Sewage is untreated domestic/municipal waste water, which contains mostly of greywater and blackwater and gets conveyed through the sewerage system or into an onsite sewage facility. Sewage is characterized by its rate of flow, physical condition, chemical and toxic constituents, and its bacteriological status. The biochemical oxygen demand (BOD) of sewage ranges from 150-350 mg/l and sewage treatment plants are designed for this load. Sewerage refers to the infrastructure that conveys sewage.
Faecal sludge is the mixture of human excreta, water and solid wastes (such as toilet paper and menstrual hygiene materials) that gets collected in onsite sanitation systems.
Septage is a specific type of faecal sludge and refers to the partially digested faecal solids that accumulate in septic tanks. Faecal sludge and septage is emptied out of pits or septic tanks and is much more concentrated than sewage; for example, BOD of septage ranges from 1,000-20,000 mg/l.
Estimates indicate that a truck of faecal sludge and septage carelessly dumped equals to 5,000 people defecating in open. A gram of faeces may contain 100 parasite eggs, 1000 protozoa, 10 lakh bacteria and 1 crore virus (Chary and Srinivas, 2017).
The line between septage and faecal sludge is thin. Septage is the combination of scum, sludge and liquid that accumulates in septic tanks. Septage is limited to septic tanks, and has already undergone partial digestion, whereas faecal sludge includes contents from other onsite technologies, such as pit latrines, and may or may not be digested. Faecal sludge from pit latrines may have a lower water content compared to septage and may contain more solid waste. The physical, chemical and biological qualities of faecal sludge are influenced by the duration of storage, temperature, soil condition, and intrusion of groundwater or surface water in septic tanks or pits, performance of septic tanks, and tank emptying technology and pattern. (AMRUT, Ministry of Housing and Urban Affairs, 2017)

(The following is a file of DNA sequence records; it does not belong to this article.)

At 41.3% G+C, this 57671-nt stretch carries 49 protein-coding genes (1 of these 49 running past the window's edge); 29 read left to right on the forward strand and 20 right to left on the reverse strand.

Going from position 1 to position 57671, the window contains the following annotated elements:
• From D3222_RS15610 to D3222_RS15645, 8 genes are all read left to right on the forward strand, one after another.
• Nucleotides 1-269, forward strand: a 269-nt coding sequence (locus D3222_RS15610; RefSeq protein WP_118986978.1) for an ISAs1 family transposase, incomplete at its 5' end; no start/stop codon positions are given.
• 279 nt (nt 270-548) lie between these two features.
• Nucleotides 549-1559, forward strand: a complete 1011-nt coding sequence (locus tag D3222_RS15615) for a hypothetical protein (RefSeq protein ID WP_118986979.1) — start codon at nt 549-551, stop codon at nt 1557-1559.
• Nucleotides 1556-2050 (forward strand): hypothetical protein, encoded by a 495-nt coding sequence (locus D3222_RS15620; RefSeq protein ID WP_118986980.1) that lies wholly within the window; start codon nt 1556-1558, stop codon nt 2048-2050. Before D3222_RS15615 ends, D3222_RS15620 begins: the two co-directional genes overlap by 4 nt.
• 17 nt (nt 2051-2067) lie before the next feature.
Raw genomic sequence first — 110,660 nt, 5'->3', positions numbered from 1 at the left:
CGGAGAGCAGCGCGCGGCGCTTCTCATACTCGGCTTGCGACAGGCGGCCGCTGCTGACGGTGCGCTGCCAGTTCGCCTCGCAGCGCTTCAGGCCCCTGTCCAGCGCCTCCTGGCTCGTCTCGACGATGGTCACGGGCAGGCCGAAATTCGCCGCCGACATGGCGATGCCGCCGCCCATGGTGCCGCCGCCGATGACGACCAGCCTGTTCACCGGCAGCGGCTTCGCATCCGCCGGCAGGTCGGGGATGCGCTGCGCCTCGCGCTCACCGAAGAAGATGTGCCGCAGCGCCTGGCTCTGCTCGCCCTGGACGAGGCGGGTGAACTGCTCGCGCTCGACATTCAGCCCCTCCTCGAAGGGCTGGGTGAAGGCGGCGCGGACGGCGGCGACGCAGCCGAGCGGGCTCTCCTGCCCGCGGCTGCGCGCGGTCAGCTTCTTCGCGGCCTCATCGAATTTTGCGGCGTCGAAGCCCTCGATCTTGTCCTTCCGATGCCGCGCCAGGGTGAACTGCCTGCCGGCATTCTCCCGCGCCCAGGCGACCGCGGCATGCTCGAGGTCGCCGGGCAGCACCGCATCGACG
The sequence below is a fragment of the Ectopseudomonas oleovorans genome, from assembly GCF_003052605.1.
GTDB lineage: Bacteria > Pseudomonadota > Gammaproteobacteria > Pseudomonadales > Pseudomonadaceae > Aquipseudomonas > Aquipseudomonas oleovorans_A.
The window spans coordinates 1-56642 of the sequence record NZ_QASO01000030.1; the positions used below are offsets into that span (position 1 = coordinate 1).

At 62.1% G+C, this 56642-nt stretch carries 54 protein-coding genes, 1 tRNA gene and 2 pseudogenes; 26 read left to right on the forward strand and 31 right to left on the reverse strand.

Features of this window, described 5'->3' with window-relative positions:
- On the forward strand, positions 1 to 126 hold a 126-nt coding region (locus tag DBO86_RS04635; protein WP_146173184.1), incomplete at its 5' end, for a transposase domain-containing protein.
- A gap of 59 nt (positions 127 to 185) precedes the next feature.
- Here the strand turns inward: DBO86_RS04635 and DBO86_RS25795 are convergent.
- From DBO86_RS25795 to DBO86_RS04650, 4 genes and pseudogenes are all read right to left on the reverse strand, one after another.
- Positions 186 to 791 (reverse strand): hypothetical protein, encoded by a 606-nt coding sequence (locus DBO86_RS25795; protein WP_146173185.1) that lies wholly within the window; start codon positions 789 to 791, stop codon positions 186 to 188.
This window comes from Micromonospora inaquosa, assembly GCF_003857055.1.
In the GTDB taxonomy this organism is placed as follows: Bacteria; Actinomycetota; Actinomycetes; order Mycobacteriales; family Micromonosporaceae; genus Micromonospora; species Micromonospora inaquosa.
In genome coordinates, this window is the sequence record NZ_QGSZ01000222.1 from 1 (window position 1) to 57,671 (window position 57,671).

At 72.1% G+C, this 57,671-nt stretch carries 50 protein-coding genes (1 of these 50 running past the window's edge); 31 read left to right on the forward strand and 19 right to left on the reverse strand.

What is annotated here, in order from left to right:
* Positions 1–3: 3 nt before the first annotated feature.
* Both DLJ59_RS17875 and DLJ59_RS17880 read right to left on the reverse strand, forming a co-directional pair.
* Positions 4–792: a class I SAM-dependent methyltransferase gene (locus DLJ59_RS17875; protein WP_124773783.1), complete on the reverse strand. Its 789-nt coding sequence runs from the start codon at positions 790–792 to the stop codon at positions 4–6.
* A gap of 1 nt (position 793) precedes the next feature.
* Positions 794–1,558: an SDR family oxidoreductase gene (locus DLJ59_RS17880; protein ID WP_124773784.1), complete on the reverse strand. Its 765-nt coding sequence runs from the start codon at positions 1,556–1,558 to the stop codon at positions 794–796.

As per the Central Public Health and Environmental Engineering Organization (CPHEEO) the following points need to be taken care of:
- To eliminate contact with human faeces, seal the air vent of septic tanks with mosquito fly traps. A septic tank should have at least two lined chambers with a flow vent in between at the required height and size outlined by CPHEEO. The outflow should be passed through a soak pit. The septic tank design specification also includes an openable flap for regular cleaning and a vent exhaust pipe equipped with a mesh capping.